High Road to Culture in Flanders and the Netherlands


High Road to Culture in Flanders and the Netherlands

Pieter Van de Walle: Boys Will Be Boys
© Marianne Hommersom / Rijksmuseum
© Marianne Hommersom / Rijksmuseum © Marianne Hommersom / Rijksmuseum

Pieter Van de Walle: Boys Will Be Boys

Eighteen young Flemish and Dutch authors have taken inspiration from seventeenth-century artefacts from the Rijksmuseum. Looking at these objects, what eureka moments do they see? In his short story, inspired by Pieter Lastman’s painting Orestes and Pylades Disputing at the Altar, Pieter Van de Walle introduces us to Orestes. It was only a joke, right? Nicking a statue, killing some of aunt Artemis’s sacred cows.’

Pieter Van de Walle: Boys Will Be Boys

It has really backfired, Pylades, I admit that, but we’ve found ourselves in deeper waters, so we’ll get away with it again. Remember when I murdered my mother and the judges let me off? This is nothing in comparison. This is mischief, this is stealing a grain of sand from the banks of the Lethe. It was only a joke, right? Nicking a statue, killing some of aunt Artemis’s sacred cows. How was I to know that Tauris is notorious for its human sacrifices.

We’re simply not good lads. Good lads never grow up to be real men. They die old and impotent in the clutches of their wives, mothers, daughters. We won’t. If you live as fast as we do, you’re bound to break a few things: a law, a statue, a skull, whatever. I’ve been sleeping badly of late, Pylades. Since my mother’s death the Furies keep visiting me in the night.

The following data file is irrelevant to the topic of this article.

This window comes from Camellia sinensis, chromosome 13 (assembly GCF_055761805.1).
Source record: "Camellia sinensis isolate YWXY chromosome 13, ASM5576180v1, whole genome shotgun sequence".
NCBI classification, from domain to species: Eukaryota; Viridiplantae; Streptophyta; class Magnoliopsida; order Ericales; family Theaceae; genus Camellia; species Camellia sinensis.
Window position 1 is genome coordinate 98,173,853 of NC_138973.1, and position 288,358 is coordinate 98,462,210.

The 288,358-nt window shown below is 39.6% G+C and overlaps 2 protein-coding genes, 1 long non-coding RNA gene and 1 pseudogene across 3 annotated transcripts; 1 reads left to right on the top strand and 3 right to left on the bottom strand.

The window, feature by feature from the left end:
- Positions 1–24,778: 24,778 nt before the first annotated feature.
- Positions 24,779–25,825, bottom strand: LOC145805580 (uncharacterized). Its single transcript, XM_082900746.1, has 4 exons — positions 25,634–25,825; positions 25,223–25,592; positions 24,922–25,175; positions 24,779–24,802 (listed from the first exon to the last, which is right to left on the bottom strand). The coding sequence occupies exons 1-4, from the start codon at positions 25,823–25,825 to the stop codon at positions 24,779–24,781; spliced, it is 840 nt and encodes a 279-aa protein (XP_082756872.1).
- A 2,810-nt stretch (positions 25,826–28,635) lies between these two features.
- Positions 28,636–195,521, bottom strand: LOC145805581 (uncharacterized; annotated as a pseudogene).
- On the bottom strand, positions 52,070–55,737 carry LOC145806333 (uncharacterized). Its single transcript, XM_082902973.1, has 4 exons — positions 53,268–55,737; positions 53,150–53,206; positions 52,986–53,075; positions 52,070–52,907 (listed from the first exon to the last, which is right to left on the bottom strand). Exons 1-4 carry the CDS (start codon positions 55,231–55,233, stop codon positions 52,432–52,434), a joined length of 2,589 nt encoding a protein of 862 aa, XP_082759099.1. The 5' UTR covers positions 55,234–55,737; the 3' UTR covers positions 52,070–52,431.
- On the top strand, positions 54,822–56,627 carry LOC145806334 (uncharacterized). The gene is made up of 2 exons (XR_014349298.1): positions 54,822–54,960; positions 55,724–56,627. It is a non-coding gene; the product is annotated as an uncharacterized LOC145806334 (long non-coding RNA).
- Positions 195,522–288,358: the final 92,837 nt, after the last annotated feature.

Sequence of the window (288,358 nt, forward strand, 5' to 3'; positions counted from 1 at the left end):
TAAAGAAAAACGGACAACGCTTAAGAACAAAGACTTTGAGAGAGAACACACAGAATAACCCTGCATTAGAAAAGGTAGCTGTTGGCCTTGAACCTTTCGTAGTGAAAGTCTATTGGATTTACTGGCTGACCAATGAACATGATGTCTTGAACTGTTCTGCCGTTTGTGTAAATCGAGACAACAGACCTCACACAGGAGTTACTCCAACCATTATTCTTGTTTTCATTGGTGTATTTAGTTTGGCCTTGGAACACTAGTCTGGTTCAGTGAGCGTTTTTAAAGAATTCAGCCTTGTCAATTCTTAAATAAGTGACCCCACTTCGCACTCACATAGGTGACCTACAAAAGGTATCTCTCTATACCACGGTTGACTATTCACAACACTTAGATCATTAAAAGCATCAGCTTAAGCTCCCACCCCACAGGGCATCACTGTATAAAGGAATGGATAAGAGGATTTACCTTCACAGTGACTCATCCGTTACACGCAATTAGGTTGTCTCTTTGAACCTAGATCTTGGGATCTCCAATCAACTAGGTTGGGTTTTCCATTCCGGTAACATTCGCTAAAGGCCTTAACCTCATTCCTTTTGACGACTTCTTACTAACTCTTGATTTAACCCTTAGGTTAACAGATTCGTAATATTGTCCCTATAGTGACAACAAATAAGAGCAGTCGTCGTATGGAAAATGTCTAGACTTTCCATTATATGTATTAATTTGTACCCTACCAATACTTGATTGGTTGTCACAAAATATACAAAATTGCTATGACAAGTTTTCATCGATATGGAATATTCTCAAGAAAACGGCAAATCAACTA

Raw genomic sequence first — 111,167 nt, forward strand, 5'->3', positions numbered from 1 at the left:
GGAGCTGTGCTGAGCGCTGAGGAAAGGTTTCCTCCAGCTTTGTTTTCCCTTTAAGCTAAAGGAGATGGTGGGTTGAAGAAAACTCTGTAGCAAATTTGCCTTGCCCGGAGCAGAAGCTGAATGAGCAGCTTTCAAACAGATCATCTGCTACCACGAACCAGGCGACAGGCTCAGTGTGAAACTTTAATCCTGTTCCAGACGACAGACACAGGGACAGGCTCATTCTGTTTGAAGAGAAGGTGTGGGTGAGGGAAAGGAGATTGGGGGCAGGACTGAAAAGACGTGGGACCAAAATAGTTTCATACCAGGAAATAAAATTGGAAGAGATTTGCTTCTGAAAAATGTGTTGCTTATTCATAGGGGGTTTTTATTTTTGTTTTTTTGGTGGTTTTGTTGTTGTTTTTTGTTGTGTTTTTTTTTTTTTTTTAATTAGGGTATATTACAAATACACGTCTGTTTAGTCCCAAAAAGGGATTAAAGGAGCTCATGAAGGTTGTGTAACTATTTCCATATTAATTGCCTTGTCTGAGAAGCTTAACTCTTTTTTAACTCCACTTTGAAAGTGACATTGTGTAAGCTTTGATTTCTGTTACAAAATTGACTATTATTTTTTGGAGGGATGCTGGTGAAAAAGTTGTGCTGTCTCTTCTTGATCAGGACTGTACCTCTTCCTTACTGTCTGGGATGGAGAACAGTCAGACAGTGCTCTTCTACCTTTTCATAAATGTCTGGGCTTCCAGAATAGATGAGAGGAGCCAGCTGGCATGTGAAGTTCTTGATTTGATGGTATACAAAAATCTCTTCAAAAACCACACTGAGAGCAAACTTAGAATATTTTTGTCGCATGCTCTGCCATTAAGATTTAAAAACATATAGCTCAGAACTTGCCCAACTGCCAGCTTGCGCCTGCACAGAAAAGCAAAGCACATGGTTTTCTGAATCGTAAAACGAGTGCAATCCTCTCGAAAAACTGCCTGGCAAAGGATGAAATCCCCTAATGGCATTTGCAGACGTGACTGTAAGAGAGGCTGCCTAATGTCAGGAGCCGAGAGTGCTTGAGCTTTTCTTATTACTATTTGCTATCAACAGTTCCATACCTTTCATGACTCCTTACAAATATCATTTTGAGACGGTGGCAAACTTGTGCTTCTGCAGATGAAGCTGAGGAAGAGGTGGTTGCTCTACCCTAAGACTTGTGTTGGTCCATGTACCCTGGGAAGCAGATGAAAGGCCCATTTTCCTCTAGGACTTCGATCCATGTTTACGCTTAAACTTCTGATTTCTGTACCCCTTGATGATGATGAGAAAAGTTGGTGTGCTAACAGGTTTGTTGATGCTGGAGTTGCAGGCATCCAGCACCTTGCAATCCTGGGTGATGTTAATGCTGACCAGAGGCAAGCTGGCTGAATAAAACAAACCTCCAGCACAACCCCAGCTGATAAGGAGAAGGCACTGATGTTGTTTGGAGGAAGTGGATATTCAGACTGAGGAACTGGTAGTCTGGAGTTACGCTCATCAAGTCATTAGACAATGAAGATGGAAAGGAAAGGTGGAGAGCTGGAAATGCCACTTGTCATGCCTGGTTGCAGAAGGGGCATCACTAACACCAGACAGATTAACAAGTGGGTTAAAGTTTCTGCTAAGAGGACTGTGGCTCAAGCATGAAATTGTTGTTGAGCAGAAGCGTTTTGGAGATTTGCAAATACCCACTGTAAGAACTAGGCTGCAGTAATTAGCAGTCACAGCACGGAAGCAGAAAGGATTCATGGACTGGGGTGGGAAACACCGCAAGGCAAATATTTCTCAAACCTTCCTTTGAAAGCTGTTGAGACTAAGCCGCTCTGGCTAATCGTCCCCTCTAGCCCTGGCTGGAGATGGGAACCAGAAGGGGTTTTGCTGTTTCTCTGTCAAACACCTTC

Let’s face it, we didn’t really do anything wrong. Nobody has been injured, murdered or raped. We’ve got up to worse things, literally: injury, murder, rape. People of our class will understand how trivial this is, but I fear that we won’t be tried by our own. Hear them shouting outside the temple, bunch of religious fanatics. Who are they? Vigilantes, armchair activists, people taking the law into their own hands. Who’s in charge of them? A drugged-up bitch who calls herself the priestess of Artemis. What was it they saw? Nothing. I barely even remember what happened, and nor do you. Give me your hand, Pylades, let mine find your chest, so I can feel you’re not afraid.

They won’t really put us to death, will they? Two boys from a good family – they’re not simply thrown to the wolves, right? The world expects me to follow in my father’s footsteps but won’t give me a chance. Dad once tried to sacrifice my sister in exchange for a breath of wind, what a man; haven’t heard from her since. Family, Pylades, that’s all that matters. If I survive this, they’ll be writing hexameters about me too. Surely you can’t deprive the people of such poetry? Or maybe you can. Perhaps we really did go too far this time. Nobody cares about poetry these days. When dead at least I’ll be free from my mother’s spectre. Hush, Pylades, someone’s coming. Is it the mob, carrying clubs and spears? Or the executioners?

Did you see that? Did you see the priestess as she walked past? The way she looked at us? There’s a system, Pylades, and it hasn’t changed in ten thousand years and ten thousand years from now it will still be the same. I’m not talking about laws or democracy or any of those new-fangled ideas, but about family. I’ve found my sister again and she recognised me. I know it. Our blood is old. Justice will be done, as always.

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